Figure 2
Fig. 2. Global Engineering Professional: The 3-D Engineering.

To remain competitive our engineering graduates will need to develop broader perspectives and skills. The challenge for university faculty and students is think differently about engineering education and as Miller says [9], “we need to produce graduates with well developed multiple intelligences and a better balance between left-brain and right-brain abilities.” This may take more than just changing the curriculum; it may take changing who is admitted into engineering programs, what faculty members are hired, and how we define an engineering education.



One challenge for engineering educators will be defining the context for each of these attributes. Another will be determining what can be accomplished within the constraints of a university education. Parkinson [12] provides an interpretation for each of his 13 attributes. In what follows is a summary of his five top-ranked attributes. 1) Can appreciate other cultures: Does the graduate understand and avoid ethnocentrism? As noted in [19], “All cultures, to some degree, display ethnocentrism, which can be the greatest single obstacle to understanding another culture.” 6) Is proficient working in or directing a team of ethnic and cultural diversity: Since much of engineering work is done in teams and increasingly with team members across the globe, is the graduate able to communicate effectively across cultures? Is the graduate able to manage a team across time and geography? 2) Is able to communicate across cultures: Does the graduate understand the cultural differences in communication, such as the meaning of “yes,” nonverbal cues, status, saving face? 12) Has had a chance to practice engineering in a global context, whether through an international internship, a service-learning opportunity, a virtual global engineering project, or some other form of experience. Has the graduate had the opportunity to experience working in or with someone from another culture? 7) Can effectively deal with ethical issues arising from cultural or national differences: Does the graduate know how to handle situations that may be considered unethical or illegal in his or her country, but are a common part of business in another country?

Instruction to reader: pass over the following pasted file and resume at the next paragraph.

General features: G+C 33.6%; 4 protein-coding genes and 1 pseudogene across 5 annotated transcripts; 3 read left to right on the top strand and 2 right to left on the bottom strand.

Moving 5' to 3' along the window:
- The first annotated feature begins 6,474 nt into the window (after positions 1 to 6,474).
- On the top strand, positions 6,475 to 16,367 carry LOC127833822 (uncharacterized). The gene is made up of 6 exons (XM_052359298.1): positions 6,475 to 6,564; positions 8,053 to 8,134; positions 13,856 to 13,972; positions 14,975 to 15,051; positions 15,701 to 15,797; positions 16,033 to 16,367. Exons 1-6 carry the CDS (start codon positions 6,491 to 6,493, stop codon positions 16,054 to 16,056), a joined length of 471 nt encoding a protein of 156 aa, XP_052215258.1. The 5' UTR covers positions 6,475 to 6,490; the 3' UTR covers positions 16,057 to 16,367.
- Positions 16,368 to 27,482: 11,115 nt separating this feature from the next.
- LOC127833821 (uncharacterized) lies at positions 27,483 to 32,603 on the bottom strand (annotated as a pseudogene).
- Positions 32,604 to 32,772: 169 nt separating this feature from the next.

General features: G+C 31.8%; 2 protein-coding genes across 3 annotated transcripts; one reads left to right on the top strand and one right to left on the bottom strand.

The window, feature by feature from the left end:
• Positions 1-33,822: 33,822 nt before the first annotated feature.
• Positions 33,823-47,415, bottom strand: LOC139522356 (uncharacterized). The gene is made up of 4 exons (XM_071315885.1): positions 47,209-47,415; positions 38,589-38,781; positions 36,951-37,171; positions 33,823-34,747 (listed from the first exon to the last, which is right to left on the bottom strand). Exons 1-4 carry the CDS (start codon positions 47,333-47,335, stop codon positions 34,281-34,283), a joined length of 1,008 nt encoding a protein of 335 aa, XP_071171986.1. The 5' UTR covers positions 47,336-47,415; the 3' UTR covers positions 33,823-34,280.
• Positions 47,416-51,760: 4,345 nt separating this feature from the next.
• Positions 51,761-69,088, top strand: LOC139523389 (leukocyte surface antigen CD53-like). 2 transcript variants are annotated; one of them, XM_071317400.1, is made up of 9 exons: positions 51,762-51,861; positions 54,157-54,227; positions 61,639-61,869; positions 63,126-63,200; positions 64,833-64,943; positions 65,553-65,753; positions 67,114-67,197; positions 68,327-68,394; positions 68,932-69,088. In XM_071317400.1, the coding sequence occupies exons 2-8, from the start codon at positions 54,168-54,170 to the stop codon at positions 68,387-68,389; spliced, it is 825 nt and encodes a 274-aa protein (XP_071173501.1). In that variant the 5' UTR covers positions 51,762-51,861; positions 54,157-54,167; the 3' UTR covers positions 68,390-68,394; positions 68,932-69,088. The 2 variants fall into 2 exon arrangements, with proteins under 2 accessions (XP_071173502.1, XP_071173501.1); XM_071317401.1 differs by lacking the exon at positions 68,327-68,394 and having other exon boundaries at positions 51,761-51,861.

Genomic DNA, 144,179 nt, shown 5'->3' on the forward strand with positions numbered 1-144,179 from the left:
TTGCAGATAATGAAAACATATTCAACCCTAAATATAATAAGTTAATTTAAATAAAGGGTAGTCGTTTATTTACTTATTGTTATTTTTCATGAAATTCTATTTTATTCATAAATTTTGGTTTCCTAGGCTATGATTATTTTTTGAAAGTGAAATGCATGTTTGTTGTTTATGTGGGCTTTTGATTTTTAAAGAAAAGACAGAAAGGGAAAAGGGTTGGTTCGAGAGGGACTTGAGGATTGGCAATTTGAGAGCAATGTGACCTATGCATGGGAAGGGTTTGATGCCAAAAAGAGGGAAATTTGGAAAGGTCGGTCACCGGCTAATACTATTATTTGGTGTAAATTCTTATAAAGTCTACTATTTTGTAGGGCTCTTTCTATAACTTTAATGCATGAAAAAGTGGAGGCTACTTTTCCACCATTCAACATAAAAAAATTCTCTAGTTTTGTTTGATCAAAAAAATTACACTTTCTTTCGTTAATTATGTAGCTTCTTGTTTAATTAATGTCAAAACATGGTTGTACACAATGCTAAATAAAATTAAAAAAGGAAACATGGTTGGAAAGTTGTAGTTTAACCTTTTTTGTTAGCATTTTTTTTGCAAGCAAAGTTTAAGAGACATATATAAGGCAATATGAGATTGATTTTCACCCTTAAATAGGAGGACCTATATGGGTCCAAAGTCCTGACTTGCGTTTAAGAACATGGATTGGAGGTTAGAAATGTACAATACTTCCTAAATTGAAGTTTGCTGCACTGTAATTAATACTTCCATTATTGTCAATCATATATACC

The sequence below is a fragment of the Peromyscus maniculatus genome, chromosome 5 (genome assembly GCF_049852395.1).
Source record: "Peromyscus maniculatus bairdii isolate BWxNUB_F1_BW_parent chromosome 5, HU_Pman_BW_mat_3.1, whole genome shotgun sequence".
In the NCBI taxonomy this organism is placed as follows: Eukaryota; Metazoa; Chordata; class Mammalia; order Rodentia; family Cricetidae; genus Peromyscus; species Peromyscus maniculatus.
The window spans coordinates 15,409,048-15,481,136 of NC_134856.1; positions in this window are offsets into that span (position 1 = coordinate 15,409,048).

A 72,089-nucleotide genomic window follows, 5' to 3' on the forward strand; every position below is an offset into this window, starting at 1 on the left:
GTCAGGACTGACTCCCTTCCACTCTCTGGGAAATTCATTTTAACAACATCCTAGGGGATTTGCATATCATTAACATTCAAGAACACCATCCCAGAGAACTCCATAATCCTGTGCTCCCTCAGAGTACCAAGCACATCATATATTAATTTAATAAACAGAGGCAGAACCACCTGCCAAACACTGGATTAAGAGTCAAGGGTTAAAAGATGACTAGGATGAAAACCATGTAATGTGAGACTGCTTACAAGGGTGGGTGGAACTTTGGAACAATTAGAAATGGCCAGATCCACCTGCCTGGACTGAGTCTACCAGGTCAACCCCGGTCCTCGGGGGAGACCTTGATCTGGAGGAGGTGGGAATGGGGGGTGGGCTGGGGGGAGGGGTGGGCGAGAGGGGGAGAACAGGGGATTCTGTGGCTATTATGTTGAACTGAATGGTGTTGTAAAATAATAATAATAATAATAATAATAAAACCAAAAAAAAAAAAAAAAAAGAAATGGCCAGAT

Once the attributes are defined, we can begin to think about how to integrate these concepts into the education we provide our students. But with engineering curricula already crowded, is there anything we can do? The answer is yes, but consistent with these attributes we will need to be creative and flexible and take advantage of a student's entire university education. We also need to recognize what the potential barriers are so strategies can be put into place to overcome them. In November 2008, a summit meeting on the Globalization of Engineering Education was organized by Grandin and Hirleman [20]. Among other important topics, the group discussed possible obstacles to integrating international experiences in a student's education. Specifically, participant Janet Elzey shared a list of 16 obstacles she had identified. These include but are not limited to a lack of tradition, curricular rigidity, lack of support (colleges, departments, faculty, study-abroad professionals), financial restrictions (university, student), lack of reward structure for faculty, and monolingualism.

Given all the challenges, how do we find a path forward? In an ideal world, e.g., Olin College (Needham, MA), we can create a totally new and different educational experience. Unfortunately, most of us are not in a situation where this is possible. We must build on what already exists. Grandin and Hirleman [20] document a number of strategies universities have been using to better prepare students for global competence. These strategies include double major or dual degree programs, minor or certificates, international co-ops or internships, international projects, study abroad or academic exchanges, collaborative research and design projects, service learning projects abroad, and graduate-level international programs. Unfortunately, even with this range of possible opportunities, according to the Institute of International Education only 4% of U.S. engineering students studied abroad in 2009–2010. To really have an impact, the importance of global competence will have to be valued and given priority.

An example of a very successful student exchange program is the European Commission's Erasmus Programme. In 2009–2010, there were 213 266 Erasmus student mobilities that included 177 705 students studying abroad and 35 561 students doing internships. In addition, Erasmus supported 37 776 Erasmus faculty mobilities including 29 031 teaching assignments and 8745 faculty training periods. A total of 2982 higher education institutions participated in the program. The success of this program is due to the strong commitment of the European Union's educational institutions and the priority given on the EU's political agenda [21].